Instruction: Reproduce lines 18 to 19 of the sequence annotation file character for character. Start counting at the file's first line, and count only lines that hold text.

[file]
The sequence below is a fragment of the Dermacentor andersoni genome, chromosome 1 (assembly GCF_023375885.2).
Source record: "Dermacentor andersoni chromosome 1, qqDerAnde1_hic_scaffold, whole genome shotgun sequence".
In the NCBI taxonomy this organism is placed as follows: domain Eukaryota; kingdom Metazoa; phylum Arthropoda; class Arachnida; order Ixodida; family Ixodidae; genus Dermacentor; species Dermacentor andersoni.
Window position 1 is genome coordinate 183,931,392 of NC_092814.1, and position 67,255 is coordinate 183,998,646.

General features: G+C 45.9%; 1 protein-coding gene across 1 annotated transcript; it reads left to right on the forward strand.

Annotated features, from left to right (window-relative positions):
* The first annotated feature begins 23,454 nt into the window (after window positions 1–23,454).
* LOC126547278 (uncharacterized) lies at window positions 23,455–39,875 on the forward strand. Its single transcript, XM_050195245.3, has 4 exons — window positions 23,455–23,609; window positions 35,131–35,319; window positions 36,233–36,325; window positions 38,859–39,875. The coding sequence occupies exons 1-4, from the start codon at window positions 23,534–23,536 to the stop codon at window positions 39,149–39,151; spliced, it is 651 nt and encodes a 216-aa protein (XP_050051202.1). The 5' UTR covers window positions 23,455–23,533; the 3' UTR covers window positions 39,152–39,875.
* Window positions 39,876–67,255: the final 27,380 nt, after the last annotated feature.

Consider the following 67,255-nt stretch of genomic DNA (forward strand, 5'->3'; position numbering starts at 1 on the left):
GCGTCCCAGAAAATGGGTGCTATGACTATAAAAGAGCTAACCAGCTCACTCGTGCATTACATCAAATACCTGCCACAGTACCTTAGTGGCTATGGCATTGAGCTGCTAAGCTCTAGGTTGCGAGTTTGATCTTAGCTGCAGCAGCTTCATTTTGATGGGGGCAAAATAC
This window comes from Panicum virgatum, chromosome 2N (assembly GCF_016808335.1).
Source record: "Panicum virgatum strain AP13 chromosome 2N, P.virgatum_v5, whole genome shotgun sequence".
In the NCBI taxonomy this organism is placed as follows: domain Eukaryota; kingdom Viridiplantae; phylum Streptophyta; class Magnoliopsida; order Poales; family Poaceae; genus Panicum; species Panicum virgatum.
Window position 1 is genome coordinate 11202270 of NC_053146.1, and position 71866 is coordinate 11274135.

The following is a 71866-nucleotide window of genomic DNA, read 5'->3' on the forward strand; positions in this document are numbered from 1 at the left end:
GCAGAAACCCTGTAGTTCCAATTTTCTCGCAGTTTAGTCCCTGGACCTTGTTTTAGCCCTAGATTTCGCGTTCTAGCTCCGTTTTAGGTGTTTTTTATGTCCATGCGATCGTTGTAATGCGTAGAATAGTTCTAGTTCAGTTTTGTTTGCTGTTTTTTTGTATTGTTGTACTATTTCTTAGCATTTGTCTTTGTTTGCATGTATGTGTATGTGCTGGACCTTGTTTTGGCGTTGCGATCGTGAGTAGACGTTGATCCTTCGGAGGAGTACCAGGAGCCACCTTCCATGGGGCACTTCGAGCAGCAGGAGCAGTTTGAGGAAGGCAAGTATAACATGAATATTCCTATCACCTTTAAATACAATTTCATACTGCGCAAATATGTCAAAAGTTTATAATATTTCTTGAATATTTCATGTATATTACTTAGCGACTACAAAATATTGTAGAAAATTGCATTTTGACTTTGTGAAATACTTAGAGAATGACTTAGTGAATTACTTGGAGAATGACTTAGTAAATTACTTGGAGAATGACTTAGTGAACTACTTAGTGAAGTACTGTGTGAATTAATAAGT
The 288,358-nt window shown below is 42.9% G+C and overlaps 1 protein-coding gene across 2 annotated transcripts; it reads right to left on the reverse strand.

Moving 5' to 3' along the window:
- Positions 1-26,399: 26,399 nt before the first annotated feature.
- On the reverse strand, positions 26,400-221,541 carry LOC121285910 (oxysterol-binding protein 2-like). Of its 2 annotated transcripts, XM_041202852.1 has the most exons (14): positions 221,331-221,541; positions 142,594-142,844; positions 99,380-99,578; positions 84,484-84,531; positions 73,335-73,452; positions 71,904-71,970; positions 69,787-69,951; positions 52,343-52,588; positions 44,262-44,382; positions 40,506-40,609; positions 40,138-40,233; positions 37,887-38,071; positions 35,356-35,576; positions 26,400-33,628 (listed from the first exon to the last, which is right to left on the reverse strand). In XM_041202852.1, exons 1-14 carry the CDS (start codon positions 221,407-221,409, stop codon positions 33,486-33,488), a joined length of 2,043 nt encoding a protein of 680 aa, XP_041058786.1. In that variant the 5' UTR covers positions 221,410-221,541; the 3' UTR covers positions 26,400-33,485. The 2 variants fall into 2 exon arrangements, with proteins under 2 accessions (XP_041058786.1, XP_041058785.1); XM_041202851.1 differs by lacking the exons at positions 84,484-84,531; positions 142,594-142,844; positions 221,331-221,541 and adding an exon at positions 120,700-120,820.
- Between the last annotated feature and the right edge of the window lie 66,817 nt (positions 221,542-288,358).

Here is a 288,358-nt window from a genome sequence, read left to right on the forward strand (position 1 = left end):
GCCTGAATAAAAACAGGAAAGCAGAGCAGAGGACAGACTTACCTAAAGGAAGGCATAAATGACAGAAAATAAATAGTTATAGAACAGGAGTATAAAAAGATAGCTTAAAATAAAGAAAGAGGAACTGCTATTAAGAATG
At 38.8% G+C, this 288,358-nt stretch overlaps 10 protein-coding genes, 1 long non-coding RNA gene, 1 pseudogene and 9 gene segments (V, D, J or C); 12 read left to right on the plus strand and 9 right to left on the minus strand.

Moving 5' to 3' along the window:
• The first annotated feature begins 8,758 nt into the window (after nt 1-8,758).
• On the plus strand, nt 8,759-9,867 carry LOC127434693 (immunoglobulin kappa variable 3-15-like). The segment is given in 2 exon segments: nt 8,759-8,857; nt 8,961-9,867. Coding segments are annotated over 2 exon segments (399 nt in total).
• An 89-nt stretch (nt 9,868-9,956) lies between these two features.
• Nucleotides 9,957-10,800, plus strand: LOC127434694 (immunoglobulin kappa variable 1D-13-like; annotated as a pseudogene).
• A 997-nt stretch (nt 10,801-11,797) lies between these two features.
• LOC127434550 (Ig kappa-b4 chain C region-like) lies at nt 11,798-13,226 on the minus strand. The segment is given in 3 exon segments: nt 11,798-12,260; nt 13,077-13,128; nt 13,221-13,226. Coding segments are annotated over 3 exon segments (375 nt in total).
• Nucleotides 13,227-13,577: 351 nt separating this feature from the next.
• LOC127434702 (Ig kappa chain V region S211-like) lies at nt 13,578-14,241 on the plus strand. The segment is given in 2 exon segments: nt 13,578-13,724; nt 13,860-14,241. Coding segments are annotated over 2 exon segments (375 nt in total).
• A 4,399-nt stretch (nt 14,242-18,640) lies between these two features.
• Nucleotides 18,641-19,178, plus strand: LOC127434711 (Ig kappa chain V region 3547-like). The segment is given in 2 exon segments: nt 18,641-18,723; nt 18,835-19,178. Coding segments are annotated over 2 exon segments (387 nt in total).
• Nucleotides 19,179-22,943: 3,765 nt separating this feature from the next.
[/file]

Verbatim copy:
The 288,358-nt window shown below is 42.9% G+C and overlaps 1 protein-coding gene across 2 annotated transcripts; it reads right to left on the reverse strand.

Moving 5' to 3' along the window: